- And how many of those requests were converted into real sales?
Using finely-targeted sales KPIs can help create real improvements in a business and focus is more clearly on the actual job of getting money in the door. Tasks such as market research and responding to billing questions, for example, could be handed over to other employees, or outsourced to free up sales representatives to spend more time on the phones and out in the field.
Once these changes are made, the KPIs will give companies more control and allow them to monitor how things start tracking once the changes are made.
In a sales-constrained environment, there is also more focus on cost. In boom times when you are trying to produce as much as you can to satisfy demand, you might be more willing to allow the expense in order to get the product out. In tighter times, cost control is king.
But the state of the economy and market suggests a third scenario might be emerging; cash constraint. Put simply, more companies will go bust.
Dun & Bradstreet’s June quarter survey has found that business failure rose 11% in the first half of this year. A total of 4800 companies collapsed. Accountants are also reporting more insolvency work involving smaller companies.
In that sort of environment, the KPIs need to focus on cashflow as well as their spread of creditors, and their financial health.
In SmartCompany’s recent story on cashflow tips to get you through the downturn , CPA Australia policy adviser Jan Barned said it can even be worthwhile to direct at least a portion of your sales team’s commission structure towards ensuring the customers they sell to actually pay.
“Small businesses with sales reps often pay commission on the amount of sales, so by swinging it around and paying a commission on sales banked you may find that all of a sudden your sales team is in there helping you collect that money,” Barned says.
Choosing the right KPIs
Picking and choosing which KPIs to monitor is not easy. Les Pickett, chief executive of the Pacific Rim Consulting Group, says companies need to tread carefully. “Short-term cost savings could cost in the long term,” Pickett says.
“If, for example, you cut all travel expenses and do business on the phone, maybe you will lose a customer. If you cut staff costs by X% to a level set by your new KPIs, you will cut five or 10 people. But unless you look at what skills you need, you will end up losing customers.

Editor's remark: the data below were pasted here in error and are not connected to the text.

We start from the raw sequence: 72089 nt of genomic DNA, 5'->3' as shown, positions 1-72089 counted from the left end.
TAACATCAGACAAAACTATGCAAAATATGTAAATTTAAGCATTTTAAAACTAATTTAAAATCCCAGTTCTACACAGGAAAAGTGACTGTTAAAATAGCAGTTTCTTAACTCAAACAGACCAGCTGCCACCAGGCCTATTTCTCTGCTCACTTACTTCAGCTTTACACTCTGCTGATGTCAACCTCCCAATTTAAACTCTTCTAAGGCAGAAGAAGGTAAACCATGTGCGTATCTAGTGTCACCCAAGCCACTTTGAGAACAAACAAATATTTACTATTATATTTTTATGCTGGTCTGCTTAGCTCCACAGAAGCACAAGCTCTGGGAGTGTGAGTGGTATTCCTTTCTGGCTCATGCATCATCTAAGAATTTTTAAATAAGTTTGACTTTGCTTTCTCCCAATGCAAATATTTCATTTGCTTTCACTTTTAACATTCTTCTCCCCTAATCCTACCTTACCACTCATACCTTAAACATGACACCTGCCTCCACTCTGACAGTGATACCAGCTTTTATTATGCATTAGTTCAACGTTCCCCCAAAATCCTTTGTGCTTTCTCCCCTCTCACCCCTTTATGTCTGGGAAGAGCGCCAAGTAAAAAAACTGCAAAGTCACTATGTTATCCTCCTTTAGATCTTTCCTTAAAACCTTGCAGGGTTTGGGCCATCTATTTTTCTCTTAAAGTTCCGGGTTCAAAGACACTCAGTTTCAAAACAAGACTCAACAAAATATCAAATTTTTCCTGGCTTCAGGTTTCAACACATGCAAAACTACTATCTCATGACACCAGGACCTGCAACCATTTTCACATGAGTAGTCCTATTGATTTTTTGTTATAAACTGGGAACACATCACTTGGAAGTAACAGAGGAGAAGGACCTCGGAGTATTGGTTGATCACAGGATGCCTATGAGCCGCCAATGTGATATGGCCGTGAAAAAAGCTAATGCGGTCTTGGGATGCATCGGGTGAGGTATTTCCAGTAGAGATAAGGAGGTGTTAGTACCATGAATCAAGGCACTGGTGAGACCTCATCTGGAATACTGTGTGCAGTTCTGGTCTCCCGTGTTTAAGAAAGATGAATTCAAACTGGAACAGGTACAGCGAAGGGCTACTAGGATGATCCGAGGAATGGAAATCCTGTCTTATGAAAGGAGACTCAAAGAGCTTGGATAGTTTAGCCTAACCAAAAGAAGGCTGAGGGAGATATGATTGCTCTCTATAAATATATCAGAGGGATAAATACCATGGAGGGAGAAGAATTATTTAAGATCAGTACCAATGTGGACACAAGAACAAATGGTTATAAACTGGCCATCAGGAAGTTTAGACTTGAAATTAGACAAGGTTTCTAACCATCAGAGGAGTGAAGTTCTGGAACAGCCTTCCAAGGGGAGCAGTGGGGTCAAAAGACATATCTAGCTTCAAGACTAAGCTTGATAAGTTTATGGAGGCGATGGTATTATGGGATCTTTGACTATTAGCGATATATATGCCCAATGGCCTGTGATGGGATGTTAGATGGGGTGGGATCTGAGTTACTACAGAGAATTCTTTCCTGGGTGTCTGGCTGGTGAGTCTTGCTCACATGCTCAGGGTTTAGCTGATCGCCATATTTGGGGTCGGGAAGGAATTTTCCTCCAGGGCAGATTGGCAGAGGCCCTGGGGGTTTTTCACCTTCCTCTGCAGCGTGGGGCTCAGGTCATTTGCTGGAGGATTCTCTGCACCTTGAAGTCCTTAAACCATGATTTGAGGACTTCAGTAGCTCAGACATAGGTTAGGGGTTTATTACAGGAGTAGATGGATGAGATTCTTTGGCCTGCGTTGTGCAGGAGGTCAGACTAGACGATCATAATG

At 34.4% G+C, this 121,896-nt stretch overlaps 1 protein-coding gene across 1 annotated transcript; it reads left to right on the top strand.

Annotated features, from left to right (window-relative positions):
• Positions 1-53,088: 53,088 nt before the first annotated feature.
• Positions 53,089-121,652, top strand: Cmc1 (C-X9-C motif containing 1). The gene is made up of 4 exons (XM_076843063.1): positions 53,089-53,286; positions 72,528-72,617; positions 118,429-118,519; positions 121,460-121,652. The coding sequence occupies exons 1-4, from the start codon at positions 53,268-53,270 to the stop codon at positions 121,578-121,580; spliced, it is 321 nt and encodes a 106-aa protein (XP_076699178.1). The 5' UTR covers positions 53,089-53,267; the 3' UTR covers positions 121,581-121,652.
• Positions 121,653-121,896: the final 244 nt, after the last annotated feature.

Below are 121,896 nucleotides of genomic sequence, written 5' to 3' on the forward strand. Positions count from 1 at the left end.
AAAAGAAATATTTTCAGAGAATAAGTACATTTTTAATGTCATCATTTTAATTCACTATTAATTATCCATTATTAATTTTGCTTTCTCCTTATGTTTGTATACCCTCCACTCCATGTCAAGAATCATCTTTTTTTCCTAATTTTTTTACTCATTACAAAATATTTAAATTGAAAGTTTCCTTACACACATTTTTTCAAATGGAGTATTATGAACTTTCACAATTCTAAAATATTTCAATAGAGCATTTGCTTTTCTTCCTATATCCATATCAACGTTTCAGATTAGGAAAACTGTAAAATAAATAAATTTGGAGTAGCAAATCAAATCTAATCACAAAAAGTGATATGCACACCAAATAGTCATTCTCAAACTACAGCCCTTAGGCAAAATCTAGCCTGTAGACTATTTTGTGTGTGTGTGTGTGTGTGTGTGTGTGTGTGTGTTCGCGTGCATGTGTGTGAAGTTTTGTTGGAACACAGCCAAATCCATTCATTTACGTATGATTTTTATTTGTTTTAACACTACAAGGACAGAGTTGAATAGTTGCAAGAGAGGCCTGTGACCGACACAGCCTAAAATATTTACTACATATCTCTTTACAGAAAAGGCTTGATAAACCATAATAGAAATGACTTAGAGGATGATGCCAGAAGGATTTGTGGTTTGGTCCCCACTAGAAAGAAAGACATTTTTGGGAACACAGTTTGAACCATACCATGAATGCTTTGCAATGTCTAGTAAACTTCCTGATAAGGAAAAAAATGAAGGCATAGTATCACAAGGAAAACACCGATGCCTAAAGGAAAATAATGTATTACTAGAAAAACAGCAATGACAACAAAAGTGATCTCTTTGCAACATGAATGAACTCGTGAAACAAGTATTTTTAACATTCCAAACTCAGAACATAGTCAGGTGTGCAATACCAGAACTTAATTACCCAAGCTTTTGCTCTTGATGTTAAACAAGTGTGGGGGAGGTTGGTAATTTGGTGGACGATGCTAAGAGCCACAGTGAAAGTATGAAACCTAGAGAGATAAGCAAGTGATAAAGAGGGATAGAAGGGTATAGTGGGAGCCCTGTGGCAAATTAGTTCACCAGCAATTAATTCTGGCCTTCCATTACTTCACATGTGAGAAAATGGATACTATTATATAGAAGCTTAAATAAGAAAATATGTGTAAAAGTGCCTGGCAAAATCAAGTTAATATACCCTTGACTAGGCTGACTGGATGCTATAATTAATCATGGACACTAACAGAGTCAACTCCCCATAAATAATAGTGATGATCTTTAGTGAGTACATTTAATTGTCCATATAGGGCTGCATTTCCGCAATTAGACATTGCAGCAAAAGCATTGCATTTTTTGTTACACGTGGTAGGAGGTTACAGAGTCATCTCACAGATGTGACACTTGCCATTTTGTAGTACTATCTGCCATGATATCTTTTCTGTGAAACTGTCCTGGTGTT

“The KPIs need a touch of reality about them; they should not be a manipulation of accounting data.”
Neil Sylvester, a director of consulting at Partners in Performance, says changing and redesigning KPIs cannot be done overnight.
He says while companies can easily come up with rough and ready numbers, the trick is setting up a management system, with review and control processes that ensure people are actually delivering the KPIs.
“You do want to be ahead of the game,” Sylvester says. “To put a KPI system in a company in place takes time.
“If you are in a desperate situation and you look at people in the business where you have a weak set of KPIs and start strengthening those, it might take you a week or so to get it defined and designed.
“Then, it might take you several weeks to get it up and running. If you are in a big company, it might take you several months to get up and running.”
Naturally, it is a lot easier with an even smaller business.
“The guy at the top of an 80-person business has pretty much enough mental bandwidth to be across all the numbers and have a strong gut feel for what’s going on,” Sylvester says. “Once you start getting bigger than 200 people, you have to have more delegation going on. You have to be able to hold people to account for outcomes as measured by the KPIs, not simply for tasks.
“And when I am only a 10 person business, I am going to have the KPIs in my mind. I say: ‘You do this, you do this and you do that’, and I know that if all that happens it’s going to work.”